U.S. Space Force
U.S. Space Force officials have begun discussions with the U.K. government about the possibility of building a deep-space radar site in the United Kingdom.
The U.S. Space Force is eager to tap into the vibrant commercial market for space services enabled by increasingly capable small satellites and cheaper access to orbit.
The U.S. Defense Department may finally be on track to replace its aging polar-orbiting weather satellites more than a decade after pulling the plug on an ill-fated effort to cram civil and military requirements into a single system.
The long-term solution to permanently replacing DMSP cannot be an experiment. Our warfighters need a long-term, high-fidelity weather information solution, which is the most alarming disadvantage to cubesat constellations.
The U.S. Space Force on May 11 issued requests for proposals for next-generation rocket engine testing, launch vehicle upper stage enhancements, and capabilities to maneuver in space.
Does it make sense for the Pentagon to spend billions of dollars buying and maintaining satellites when there are now private companies that can provide space-based capabilities as a service? That’s the question at the heart of an ongoing debate about the role of private space enterprise in national security.
The Space Force supports commercial growth but would like to see a civilian agency in charge of managing traffic and regulating activities.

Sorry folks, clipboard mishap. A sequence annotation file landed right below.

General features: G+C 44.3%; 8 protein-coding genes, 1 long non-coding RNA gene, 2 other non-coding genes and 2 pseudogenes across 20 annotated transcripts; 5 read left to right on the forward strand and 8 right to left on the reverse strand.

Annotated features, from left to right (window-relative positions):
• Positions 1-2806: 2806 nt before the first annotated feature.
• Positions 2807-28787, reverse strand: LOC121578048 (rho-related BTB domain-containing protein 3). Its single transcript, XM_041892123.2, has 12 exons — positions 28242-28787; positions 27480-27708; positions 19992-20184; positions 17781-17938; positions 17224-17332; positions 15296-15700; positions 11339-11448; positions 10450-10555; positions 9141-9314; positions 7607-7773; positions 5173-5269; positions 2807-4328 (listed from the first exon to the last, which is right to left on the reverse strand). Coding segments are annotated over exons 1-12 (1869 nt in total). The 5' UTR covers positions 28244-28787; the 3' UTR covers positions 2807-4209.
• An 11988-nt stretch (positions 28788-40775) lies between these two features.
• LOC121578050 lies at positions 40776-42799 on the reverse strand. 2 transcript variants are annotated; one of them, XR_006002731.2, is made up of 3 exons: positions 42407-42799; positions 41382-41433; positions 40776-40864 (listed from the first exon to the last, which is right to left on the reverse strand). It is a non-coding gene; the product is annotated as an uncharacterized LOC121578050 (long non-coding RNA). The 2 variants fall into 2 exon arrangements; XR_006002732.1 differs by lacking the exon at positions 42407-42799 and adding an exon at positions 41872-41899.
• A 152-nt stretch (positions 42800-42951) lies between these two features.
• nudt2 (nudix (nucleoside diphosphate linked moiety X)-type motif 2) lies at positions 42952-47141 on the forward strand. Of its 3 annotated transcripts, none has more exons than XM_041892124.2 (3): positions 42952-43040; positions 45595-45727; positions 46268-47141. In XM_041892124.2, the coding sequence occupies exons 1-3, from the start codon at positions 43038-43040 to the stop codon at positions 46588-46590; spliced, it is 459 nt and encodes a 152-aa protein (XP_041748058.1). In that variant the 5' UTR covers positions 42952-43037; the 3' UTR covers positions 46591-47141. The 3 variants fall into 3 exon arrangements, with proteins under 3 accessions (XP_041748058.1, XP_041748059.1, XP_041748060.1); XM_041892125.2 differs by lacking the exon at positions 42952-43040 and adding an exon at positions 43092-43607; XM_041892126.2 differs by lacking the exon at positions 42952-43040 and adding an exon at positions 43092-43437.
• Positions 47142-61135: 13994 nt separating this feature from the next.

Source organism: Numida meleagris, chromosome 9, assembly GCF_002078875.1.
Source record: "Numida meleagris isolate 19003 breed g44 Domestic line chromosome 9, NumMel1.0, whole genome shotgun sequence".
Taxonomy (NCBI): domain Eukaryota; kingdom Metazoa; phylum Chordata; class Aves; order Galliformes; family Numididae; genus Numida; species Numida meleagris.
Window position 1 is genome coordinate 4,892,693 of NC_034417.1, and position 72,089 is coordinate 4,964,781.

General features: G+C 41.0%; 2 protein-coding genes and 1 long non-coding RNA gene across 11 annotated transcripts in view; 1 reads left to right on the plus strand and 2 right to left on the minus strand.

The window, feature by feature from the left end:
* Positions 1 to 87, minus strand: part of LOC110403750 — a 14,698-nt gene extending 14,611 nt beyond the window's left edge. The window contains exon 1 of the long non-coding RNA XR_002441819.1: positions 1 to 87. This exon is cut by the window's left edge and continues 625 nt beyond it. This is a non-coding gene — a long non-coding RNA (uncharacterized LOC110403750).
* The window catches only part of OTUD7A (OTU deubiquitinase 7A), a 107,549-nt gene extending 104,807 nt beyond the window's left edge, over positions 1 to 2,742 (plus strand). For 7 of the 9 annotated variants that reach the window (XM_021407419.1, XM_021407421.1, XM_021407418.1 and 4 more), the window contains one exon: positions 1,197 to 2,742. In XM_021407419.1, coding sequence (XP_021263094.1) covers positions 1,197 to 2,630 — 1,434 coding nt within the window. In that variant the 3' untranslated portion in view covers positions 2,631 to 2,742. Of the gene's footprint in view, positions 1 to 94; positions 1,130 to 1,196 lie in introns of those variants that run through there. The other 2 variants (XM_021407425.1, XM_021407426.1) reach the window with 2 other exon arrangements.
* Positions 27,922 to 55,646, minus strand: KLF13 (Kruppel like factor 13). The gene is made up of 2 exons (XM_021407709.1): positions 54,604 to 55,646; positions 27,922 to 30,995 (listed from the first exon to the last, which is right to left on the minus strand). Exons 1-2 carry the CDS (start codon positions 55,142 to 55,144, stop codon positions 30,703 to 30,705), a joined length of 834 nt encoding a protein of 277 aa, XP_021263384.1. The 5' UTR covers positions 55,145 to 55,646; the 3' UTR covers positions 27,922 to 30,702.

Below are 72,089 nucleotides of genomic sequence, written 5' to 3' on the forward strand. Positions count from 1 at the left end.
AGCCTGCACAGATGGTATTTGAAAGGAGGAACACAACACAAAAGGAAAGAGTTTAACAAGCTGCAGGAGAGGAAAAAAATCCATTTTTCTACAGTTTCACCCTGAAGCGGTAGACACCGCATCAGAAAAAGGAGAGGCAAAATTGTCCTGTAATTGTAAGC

If fighter pilots are the rock stars of the Air Force, it could be said that software coders and app developers are the fighter jocks of the Space Force.
The Space Force, NASA and executives in the space industry breathed a collective sigh of relief earlier this month when the Biden administration finally provided some answers to lingering questions about its support for military and civilian space activities.
As Joe Biden begins the first year of his presidency, there is still much we don’t know about where he and his vice president, Kamala Harris, stand on major issues in civil and national security space. There are, nonetheless, several key space issues the new administration will have to address.
Opinion: The decision the Joint Chiefs reach in the next year will be as seminal for the future development of military space as any except the actual creation of Space Force.
Satisfying congressional demands for a revamped space acquisition process will now fall on President-elect Joe Biden’s Pentagon team.
As the Biden administration looks to rejoin international initiatives and reemphasize major global initiatives, it is critical that the incoming administration recognizes and recommits to the role that space technology plays in these efforts.
With the Arecibo radio telescope set to be decommissioned, NASA is beginning to consider options for future planetary radar capabilities, including potential cooperation with the U.S. Space Force.
Almost a year since the Space Force was signed into law, leaders are still trying to figure out how to communicate with outside audiences that don’t understand what the service was created for.